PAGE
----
5 Yorkshire Literary Locations to Visit this Summer

As we head into the summer season, visitors to the UK’s largest county have the opportunity to explore the most fascinating literature hotspots that Great Britain has to offer. Travelling across Yorkshire and uncovering the hidden gems that have inspired some of our most famous writers is a must-do this summer. 

The team at Burton Constable Holiday Park have rounded up the lesser known literature-inspiring destinations to visit across Yorkshire.

Penistone Crag – Bronte country 

Penistone Crag played a key part in Wuthering Heights, one of the most well known Yorkshire novels ever published. Penistone Crag, otherwise known as the Ponden Kirk Fairy Cave thanks to its’ mysterious feel, is where Cathy and Heathcliff first meet, and is known locally for being a favourite place for the Bronte sisters to walk and write. Visitors looking for literary hotspots can take in the wild nature of the Yorkshire moors, while avoiding the crowds surrounding Haworth. 

Just past Haworth, at the very start of the Pennine Way, Penistone Crag is a short driving distance from Bradford. 

Tankersley/Hoyland – A Kestrel for a Knave

For holidaymakers en route to the Peak District to view Jane Eyre’s favourite spots, stopping in Barnsley will provide you with another side of British literary history. A Kestrel for a Knave, one of the most famous books set in South Yorkshire, is set in Hoyland, and the stunning countryside around it. While the ruin where Billy first discovers the book’s namesake, Kes, is tucked away in the beautiful South Yorkshire countryside, you can still stop by the other iconic landmarks mentioned in Hines’s novel – including a chip shop, Caspar’s, named after Billy for a literary lunch.

These sights are a quick detour just off Junction 37 on the M1. 

North York Moors – The Secret Garden

If you’re planning to explore further afield, the North Yorkshire moors are the perfect place to spend a day in nature and take in the scenery behind one of the UK’s most loved children’s classics. Frances Hodgson Burnett was inspired by the bleak and beautiful moors when writing The Secret Garden, set in a mysterious part of the moors. Interestingly, the original BBC serialisation of The Secret Garden was actually filmed at Burton Constable Hall! 

The North York moors can be reached from York on public transport, and a steam train even services villages across the moors between April and October.

Burton Constable – Moby Dick

Did you know the sperm whale behind Moby Dick was not only real, but found on the East Yorkshire coastline? Washed up in Tunstall, the sperm whale skeleton that inspired Herman Melville’s famous story was brought to Burton Constable Hall in 1856 – and is still there today.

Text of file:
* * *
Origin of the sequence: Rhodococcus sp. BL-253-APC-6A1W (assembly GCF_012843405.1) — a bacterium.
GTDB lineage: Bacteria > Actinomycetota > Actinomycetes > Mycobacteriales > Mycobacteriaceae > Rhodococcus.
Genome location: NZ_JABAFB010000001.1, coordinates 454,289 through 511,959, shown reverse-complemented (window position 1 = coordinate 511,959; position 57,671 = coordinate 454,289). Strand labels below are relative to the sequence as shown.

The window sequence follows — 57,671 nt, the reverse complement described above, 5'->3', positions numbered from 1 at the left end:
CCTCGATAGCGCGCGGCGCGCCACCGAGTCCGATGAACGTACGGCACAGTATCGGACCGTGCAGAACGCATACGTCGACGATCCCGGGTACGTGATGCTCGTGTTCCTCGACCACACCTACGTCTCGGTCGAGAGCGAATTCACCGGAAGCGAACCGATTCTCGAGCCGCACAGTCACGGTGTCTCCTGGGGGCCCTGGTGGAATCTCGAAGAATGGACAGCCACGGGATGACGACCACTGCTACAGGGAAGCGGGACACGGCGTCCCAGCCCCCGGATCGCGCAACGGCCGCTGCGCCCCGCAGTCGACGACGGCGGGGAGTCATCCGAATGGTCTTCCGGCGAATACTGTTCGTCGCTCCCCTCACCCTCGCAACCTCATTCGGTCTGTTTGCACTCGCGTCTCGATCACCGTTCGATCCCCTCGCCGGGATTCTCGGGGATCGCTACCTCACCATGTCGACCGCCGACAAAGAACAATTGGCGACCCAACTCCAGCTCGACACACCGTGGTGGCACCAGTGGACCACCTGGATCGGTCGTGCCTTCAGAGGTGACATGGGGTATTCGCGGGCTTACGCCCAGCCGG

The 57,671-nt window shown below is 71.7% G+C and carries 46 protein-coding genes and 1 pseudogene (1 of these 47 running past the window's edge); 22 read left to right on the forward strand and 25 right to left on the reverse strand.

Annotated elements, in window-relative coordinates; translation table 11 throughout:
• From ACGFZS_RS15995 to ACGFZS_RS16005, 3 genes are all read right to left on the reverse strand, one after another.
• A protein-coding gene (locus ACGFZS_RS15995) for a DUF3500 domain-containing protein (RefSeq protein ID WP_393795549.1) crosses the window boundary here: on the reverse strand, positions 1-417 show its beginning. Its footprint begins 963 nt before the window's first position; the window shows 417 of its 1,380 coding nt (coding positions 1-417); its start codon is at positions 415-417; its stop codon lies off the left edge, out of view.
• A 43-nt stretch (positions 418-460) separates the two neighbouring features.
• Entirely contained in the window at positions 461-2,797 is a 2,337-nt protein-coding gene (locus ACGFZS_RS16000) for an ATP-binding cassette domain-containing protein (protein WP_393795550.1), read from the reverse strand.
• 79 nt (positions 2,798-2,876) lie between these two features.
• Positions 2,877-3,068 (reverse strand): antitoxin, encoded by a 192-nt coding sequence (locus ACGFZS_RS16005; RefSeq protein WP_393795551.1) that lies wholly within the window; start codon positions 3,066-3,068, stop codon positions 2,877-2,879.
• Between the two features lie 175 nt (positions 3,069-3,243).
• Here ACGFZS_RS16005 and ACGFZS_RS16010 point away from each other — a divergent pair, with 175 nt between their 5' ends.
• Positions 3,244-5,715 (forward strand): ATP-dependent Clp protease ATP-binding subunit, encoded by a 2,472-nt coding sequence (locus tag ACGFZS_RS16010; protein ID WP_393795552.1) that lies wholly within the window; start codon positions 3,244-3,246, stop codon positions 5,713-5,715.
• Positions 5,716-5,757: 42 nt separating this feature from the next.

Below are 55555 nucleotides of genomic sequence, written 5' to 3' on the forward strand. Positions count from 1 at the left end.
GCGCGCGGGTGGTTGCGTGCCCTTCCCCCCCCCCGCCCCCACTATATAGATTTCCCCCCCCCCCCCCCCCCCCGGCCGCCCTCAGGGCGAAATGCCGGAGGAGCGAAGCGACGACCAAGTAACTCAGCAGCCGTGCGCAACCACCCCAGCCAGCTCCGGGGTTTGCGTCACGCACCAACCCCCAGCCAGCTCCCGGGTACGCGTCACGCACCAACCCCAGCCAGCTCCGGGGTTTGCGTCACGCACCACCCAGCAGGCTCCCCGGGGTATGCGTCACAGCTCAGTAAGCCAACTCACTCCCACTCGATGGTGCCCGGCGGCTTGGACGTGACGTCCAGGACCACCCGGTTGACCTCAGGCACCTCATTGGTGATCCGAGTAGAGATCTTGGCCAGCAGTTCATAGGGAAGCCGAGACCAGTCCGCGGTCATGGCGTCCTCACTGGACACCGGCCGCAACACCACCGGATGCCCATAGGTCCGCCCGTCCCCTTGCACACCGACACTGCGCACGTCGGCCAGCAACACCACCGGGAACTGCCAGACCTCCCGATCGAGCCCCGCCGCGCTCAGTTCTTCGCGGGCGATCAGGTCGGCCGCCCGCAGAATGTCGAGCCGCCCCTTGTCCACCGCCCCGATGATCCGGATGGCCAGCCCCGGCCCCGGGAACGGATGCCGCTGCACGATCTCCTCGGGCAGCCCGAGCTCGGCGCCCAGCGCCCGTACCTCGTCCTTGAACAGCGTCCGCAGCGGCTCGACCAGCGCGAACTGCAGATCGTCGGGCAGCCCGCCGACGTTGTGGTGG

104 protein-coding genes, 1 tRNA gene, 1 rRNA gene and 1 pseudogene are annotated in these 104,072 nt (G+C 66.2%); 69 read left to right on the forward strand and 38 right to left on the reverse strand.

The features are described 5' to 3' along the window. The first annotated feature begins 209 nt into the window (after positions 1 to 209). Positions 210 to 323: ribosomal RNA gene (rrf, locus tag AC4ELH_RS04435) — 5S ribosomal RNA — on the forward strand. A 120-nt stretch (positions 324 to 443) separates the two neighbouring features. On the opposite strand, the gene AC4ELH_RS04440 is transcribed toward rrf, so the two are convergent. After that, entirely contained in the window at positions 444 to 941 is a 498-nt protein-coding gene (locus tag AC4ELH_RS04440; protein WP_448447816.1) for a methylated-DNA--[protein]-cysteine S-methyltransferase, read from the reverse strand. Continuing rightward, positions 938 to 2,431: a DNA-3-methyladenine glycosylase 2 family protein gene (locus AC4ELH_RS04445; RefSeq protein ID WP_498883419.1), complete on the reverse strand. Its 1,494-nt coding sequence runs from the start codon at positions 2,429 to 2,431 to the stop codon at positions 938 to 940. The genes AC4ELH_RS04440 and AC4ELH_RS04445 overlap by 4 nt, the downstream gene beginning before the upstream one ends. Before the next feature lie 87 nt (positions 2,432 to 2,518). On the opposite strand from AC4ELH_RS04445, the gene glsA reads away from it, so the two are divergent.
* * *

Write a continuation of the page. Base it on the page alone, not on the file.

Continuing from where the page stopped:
Rodrica Straker, Trustee of Burton Constable Holiday Park, set near the grounds overlooking the Hall, said:

“With so many literary landmarks in the area, Yorkshire is an amazing place to visit for a holiday with some historical input. Taking in the beautiful Yorkshire countryside and coastline while learning about the authors inspired by the very same views gives everyone something to enjoy.”

East Yorkshire Coast – Lord of the Rings

J R R Tolkien spent almost eighteen months in the East Riding of Yorkshire recovering from trench foot during World War One. Dubbed ‘The Tolkien Triangle’, the villages retreating due to erosion along the coastline, as well as the beautiful woodland around the countryside, are understood to have inspired Tolkien’s magical landscapes. 

To explore the Tolkien Triangle in full, travel from Spurn Point, Humberside’s own Land’s End, up to Flamborough Head to explore this iconic coastline. 

About Burton Constable Holiday Park

Burton Constable Holiday Park & Arboretum is a VisitEngland 5-star rated holiday park in the depths of the East Riding of Yorkshire. There are various accommodation types to choose from, including holiday homes for sale, holiday lodges, deluxe glamping pods, and static caravans. 

The holiday park, which has been family owned since 1968, has onsite fishing lakes, stunning countryside views, and both a lakeside bar and woodland store that provide guests with live entertainment, events, seasonal mini-markets, and even stone-baked pizza. It’s also within 200 acres of the magnificent Burton Constable Hall grounds, an Elizabethan Hall that has been in the Constable family for more than 400 years.

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